Like a solid door that cannot be moved, Jesus is always standing guard over his flock. He said of the shepherd who guards his sheep, “…The sheep hear his voice, and he calls his own sheep by name and leads them out. When he has brought out all his own, he goes before them, and the sheep follow him, for they know his voice. A stranger they will not follow, but they will flee from him, for they do not know the voice of strangers” (v. 3b-5). And we can see the parallel again in David’s beloved Psalm, “The Lord is my shepherd; I shall not want. He makes me lie down in green pastures. He leads me beside still waters. He restores my soul. He leads me in paths of righteousness for his name's sake” (Psalm 23: 1-3).


It is important for us to know that Jesus proclaimed “…Truly, truly, I say to you, I am the door of the sheep. All who came before me are thieves and robbers, but the sheep did not listen to them. I am the door. If anyone enters by me, he will be saved and will go in and out and find pasture. The thief only comes to steal and destroy. I came that they may have life and have it abundantly” (v. 7b-10).

Notice that nowhere in the 23rd Psalm does David, who was also known as the Shepherd King, make any reference to the shepherd consuming, harming, or leading his sheep into the wilderness. On the contrary, the picture that King David gives us is one of the shepherd who feeds and cares for his flock both in peaceful, green pastures, and in the presence of our enemies. David wrote that we can be confident in the care of our shepherd in every type of circumstance: “Even though I walk through the valley of the shadow of death, I will fear no evil, for you are with me; your rod and your staff, they comfort me. You prepare a table before me in the presence of my enemies; you anoint my head with oil; my cup overflows. (Psalm 23:4-5)
Jesus warned that “He who is a hired hand and not a shepherd, who does not own the sheep, sees the wolf coming and leaves the sheep and flees, and the wolf catches and scatters them. He flees because he is a hired hand and cares nothing for the sheep” (John 10:12-13). Jesus is not a “hired hand,” he is the Son of God, the owner of the sheep who is responsible for our care. Therefore, he is the door, who sees to it that no wolf can enter in and scatter the flock, and no false shepherd is allowed to clamber over the wall and destroy them.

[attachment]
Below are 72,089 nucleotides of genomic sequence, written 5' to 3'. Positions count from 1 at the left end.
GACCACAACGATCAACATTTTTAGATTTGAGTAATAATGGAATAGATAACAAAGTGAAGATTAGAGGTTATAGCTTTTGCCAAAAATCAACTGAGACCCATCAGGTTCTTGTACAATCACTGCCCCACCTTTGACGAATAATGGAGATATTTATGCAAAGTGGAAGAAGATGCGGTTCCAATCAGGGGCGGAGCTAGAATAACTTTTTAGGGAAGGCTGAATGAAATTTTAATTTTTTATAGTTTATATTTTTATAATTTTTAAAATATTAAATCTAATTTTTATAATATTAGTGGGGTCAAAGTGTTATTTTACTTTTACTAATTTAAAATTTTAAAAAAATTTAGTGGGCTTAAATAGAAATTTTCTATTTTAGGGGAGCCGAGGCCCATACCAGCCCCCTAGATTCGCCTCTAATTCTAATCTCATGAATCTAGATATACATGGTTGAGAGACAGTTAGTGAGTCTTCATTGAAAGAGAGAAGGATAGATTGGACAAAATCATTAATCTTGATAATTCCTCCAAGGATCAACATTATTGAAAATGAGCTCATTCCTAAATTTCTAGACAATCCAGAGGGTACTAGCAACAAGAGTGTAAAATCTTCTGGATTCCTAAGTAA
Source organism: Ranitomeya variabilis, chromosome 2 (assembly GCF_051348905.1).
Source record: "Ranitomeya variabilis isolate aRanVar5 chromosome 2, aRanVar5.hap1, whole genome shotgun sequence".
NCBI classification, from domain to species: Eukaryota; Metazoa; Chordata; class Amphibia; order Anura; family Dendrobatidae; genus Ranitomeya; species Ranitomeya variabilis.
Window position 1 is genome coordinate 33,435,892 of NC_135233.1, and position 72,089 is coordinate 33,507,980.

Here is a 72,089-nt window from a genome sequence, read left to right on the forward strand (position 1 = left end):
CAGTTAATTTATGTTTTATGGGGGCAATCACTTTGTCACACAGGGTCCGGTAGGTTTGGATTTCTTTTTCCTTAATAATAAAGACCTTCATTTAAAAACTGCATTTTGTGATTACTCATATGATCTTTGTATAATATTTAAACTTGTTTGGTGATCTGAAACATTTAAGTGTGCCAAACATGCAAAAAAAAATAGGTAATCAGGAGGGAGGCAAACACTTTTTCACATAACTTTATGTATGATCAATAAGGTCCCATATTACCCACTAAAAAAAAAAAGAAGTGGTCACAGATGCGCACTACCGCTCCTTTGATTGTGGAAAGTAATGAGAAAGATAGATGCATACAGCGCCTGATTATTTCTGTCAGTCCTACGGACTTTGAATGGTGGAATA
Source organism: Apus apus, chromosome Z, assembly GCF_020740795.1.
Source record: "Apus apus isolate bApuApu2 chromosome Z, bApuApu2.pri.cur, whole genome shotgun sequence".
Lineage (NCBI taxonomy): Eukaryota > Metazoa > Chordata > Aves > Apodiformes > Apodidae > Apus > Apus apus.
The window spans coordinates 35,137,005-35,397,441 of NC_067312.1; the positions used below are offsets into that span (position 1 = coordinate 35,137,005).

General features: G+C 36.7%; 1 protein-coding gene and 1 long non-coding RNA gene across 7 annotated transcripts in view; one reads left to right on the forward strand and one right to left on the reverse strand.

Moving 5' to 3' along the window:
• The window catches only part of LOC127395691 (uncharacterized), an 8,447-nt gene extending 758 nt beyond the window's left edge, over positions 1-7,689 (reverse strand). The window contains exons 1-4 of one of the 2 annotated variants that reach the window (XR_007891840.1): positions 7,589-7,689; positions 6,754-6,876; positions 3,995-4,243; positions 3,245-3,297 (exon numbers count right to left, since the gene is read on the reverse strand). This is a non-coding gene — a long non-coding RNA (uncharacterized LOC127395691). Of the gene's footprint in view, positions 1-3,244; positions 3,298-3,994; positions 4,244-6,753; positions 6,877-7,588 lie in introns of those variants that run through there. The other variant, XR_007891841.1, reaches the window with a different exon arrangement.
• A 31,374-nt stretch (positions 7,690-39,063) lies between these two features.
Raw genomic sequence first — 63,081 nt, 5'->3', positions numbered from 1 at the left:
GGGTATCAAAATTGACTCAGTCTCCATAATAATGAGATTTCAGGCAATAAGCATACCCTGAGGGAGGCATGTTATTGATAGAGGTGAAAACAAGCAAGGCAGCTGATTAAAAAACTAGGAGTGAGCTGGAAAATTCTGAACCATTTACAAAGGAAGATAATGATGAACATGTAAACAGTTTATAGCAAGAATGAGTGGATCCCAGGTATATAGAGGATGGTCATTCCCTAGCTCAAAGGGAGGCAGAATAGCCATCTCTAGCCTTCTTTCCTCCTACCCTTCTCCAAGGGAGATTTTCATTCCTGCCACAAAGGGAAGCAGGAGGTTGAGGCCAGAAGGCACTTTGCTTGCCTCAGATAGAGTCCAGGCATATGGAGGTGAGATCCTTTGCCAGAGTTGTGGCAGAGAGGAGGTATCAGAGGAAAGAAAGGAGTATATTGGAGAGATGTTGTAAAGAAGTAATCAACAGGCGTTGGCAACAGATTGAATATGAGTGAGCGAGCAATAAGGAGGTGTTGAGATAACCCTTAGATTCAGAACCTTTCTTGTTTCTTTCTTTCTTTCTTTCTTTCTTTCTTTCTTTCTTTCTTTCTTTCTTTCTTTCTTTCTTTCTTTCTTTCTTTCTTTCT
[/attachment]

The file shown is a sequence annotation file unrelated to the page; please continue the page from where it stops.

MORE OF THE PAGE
This may be difficult to understand in light of the terrible persecutions that followers of Christ have suffered for the past two millennia. John wrote that those who heard Jesus speak this parable did not understand what he was saying to them (v. 6). However, Jesus gives us the assurance that the life that he gives to his sheep is not limited by our earthly existence but goes forward into eternity. He promised, “I am the door. If anyone enters by me, he will be saved and will go in and out and find pasture” (v. 9). As he explained to Nicodemus, the Pharisee who visited Jesus under the cover of night, “For God so loved the world, that he gave his only Son, that whoever believes in him should not perish but have eternal life. For God did not send his Son into the world to condemn the world, but in order that the world might be saved through him” (John 3:16-17).
Jesus was a carpenter, who knew that every well-constructed house requires a sturdy door. Peter wrote that we are like living stones, being built up into a spiritual house (See 1 Peter 2:4-8); and Paul wrote “Do you not know that you are God's temple and that God's Spirit dwells in you? If anyone destroys God's temple, God will destroy him. For God's temple is holy, and you are that temple” (1 Corinthians 3:16-17). Through us, Jesus is building his Church, a building not made with hands but by the grace of God (See 2 Corinthians 5:1). He is the door through which we enter and are saved, to become the Church, the Body and Bride of Christ. By entering through him, we receive the promise of eternal life.
King David, who was also a prophet, foresaw this gift of grace when he wrote the concluding line of the Shepherd's Psalm, “Surely goodness and mercy shall follow me all the days of my life, and I shall dwell in the house of the Lord forever” (Psalm 23:6).




All scriptures are from the English Standard Version translation.

Resurrection Sunday: Behold! I Show You a Mystery!